Included for the first time ever is the rather cheesy 1990 television film The Dreamer of Oz (SD, 92-minutes). Starring John Ritter, Annette O'Toole and Rue McClanahan, this L. Frank Baum bio-pic is a little messy, and has horrible video quality, but sports a great Lee Holdridge score. Next up we have an astounding collection of historical silent films: 1910's The Wonderful Wizard of Oz (SD, 13-min); 1914's His Majesty, The Scarecrow of Oz (SD, 59-minutes) and The Magic Cloak of Oz (SD, 43-min) - which were both produced and written by Baum himself; 1914's The Patchwork Girl of Oz (SD, 51-min) based on the Baum novel, and finally, 1925's The Wizard of Oz (SD, 71-min), a proper silent film version of the original novel. Also included is the 1933 Technicolor animated short The Wizard of Oz (SD, 8-minutes), created by Ted Eshbaugh.
Finally - as if there hadn't been enough material to keep you busy already - the massive 1992 documentary MGM: When the Lion Roars (SD, 360-minutes) is included on a double-sided DVD. Narrated by Patrick Stewart, this is an extensive and fascinating look at the rise - and fall - of Metro-Goldwyn-Mayer. It's a great extra, worthy of its own release!
But while that might be all for the video extras (a fourth disc including a Bonus Digital Copy is included as well), the 70th Anniversary Box Set is a limited edition that comes with a few physical extras. A replica of the complete campaign book used to help theater owners "exploit" the film as best they could. A re-print of the budget sheet, as well as a 50-page full color hardcover book looking behind-the-scenes of The Wizard of Oz are also included. Finally, a very nice collectible 70th Anniversary watch is provided.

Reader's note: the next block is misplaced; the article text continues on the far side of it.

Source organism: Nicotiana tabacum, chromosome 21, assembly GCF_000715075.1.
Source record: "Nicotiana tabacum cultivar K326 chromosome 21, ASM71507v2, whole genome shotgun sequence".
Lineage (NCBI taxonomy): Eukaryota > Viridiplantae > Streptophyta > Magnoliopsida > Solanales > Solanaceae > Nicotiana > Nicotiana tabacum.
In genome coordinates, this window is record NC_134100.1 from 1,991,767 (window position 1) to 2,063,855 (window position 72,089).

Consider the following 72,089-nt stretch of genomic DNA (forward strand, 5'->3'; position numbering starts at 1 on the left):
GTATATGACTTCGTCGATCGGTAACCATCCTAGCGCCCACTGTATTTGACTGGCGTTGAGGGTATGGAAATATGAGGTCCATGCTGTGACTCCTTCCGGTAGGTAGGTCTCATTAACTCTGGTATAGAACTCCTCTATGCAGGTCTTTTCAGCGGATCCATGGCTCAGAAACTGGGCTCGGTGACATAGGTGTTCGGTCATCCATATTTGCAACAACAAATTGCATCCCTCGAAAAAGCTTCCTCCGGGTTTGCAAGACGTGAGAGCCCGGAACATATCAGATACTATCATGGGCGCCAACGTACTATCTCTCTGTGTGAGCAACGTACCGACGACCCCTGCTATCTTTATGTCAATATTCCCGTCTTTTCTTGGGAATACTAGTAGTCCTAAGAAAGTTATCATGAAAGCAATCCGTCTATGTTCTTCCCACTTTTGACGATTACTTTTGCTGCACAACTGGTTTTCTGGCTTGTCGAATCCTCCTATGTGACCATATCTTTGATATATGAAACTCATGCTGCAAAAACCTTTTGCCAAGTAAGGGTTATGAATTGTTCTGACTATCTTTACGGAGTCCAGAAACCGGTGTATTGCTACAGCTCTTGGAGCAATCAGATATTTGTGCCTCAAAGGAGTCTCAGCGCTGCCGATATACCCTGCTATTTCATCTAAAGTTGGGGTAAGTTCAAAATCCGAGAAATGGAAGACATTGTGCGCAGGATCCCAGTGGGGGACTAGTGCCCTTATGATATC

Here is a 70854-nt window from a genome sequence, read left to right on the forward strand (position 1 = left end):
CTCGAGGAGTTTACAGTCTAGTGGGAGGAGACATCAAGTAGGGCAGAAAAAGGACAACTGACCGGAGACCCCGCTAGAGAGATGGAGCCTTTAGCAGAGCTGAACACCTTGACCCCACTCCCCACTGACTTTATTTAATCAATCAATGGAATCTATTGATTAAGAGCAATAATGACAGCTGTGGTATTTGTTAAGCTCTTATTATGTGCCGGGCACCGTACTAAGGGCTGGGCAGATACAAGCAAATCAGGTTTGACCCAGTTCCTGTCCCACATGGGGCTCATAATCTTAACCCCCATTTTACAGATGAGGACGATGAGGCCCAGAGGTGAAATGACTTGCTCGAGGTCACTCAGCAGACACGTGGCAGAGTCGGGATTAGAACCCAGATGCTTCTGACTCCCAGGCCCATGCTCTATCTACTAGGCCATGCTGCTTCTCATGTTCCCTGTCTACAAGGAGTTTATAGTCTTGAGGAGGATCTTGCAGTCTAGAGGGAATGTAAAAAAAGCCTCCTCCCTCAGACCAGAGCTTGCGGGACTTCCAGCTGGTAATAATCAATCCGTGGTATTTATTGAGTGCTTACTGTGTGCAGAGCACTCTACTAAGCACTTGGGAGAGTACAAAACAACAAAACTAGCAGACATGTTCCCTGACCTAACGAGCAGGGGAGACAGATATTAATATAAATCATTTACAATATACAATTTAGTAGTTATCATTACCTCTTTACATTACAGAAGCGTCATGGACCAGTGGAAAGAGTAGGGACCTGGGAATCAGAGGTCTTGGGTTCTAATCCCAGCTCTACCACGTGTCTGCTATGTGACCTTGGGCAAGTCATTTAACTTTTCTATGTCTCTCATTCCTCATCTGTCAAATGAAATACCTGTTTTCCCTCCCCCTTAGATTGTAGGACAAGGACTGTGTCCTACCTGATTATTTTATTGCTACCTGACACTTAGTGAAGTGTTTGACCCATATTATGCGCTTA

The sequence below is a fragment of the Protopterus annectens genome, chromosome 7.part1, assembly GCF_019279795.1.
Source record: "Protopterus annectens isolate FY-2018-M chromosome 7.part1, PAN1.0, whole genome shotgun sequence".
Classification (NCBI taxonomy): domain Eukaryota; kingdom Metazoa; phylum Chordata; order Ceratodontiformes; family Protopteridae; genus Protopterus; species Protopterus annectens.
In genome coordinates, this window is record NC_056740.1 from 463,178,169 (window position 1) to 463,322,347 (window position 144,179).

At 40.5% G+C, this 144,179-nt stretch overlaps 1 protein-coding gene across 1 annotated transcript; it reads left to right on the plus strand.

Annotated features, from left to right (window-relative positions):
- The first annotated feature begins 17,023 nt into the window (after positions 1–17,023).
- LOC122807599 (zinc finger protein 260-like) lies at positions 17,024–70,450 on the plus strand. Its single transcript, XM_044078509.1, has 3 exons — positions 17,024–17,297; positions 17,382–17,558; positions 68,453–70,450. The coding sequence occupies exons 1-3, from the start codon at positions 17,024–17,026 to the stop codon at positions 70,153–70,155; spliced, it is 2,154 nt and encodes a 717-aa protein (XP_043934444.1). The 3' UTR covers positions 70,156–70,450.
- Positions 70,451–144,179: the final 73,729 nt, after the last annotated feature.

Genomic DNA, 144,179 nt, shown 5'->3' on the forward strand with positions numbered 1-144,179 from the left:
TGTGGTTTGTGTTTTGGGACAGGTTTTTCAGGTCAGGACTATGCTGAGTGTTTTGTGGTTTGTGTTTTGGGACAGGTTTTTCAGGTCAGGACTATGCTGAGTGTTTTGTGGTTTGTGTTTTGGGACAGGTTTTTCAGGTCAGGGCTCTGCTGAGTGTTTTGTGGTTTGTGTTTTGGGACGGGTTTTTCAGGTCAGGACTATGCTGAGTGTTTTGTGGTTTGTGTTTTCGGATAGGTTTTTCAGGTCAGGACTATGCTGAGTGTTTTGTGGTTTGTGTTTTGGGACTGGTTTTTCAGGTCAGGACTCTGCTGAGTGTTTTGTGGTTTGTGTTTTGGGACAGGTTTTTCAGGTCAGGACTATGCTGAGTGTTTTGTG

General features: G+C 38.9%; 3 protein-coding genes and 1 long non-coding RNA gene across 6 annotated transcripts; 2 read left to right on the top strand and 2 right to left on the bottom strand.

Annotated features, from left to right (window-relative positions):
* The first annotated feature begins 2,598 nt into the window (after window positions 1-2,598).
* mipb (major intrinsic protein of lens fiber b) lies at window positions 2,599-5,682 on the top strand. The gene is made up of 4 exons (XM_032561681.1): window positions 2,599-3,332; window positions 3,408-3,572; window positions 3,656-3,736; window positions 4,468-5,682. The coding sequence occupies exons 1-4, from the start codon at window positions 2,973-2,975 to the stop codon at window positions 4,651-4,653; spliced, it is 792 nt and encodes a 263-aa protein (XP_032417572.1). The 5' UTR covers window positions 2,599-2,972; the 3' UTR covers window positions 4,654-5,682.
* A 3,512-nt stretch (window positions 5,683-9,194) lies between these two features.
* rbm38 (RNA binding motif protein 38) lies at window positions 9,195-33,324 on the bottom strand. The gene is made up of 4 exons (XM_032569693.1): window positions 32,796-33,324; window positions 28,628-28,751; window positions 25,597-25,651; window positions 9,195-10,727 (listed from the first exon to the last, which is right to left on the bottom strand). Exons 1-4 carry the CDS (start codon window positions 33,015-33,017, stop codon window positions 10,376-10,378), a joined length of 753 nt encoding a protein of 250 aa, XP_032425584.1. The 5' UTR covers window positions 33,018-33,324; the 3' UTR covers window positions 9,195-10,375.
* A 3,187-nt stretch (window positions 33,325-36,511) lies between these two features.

While it's a bit of a shame - although understandable - that they didn't go back and do HD transfers of the film-based extras, Warner Home Video has done a spectacular job at presenting The Wizard of Oz in the best form available. It looks and sounds great, and they've assembled nearly all of the extras that had been released on the previous Oz DVDs - as well as a few new goodies - into one Blu-ray package. (All that we're missing, I believe, is the commentary track by film historian Ron Haver, and the excerpts from the 1903 stage production which were included on the 1989 Criterion Collection laserdisc release.) For those who are a little reluctant to spring for the collectors box (limited to 243,000 copies), hopefully they will release a movie-only version of the film on Blu-ray; it's certainly worth seeing and a must-have for all families.